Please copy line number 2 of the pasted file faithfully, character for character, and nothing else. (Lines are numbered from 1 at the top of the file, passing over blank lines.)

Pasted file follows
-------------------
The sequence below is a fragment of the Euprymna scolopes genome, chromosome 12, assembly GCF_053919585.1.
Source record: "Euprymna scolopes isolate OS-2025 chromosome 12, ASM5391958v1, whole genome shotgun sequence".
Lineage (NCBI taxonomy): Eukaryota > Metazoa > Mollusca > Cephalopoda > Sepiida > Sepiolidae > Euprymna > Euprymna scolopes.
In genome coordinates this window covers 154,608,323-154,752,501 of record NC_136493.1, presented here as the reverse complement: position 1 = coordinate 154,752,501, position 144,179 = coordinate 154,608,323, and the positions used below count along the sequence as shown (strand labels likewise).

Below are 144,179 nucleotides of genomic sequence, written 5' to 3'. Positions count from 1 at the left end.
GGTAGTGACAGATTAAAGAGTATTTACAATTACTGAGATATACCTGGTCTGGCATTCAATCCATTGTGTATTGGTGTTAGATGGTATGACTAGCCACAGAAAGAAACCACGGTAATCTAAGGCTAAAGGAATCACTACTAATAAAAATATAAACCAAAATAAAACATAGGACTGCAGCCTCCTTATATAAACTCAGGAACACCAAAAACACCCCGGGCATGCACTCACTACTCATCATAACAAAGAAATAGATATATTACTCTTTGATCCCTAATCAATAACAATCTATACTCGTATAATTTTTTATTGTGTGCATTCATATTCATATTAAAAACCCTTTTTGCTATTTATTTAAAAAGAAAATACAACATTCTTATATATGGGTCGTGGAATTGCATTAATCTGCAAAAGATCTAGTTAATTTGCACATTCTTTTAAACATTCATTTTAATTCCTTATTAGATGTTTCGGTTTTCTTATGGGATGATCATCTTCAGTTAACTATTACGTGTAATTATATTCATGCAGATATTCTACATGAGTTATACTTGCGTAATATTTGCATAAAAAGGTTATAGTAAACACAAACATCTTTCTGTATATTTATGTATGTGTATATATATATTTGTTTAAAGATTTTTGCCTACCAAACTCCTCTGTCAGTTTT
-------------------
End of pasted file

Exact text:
Source record: "Euprymna scolopes isolate OS-2025 chromosome 12, ASM5391958v1, whole genome shotgun sequence".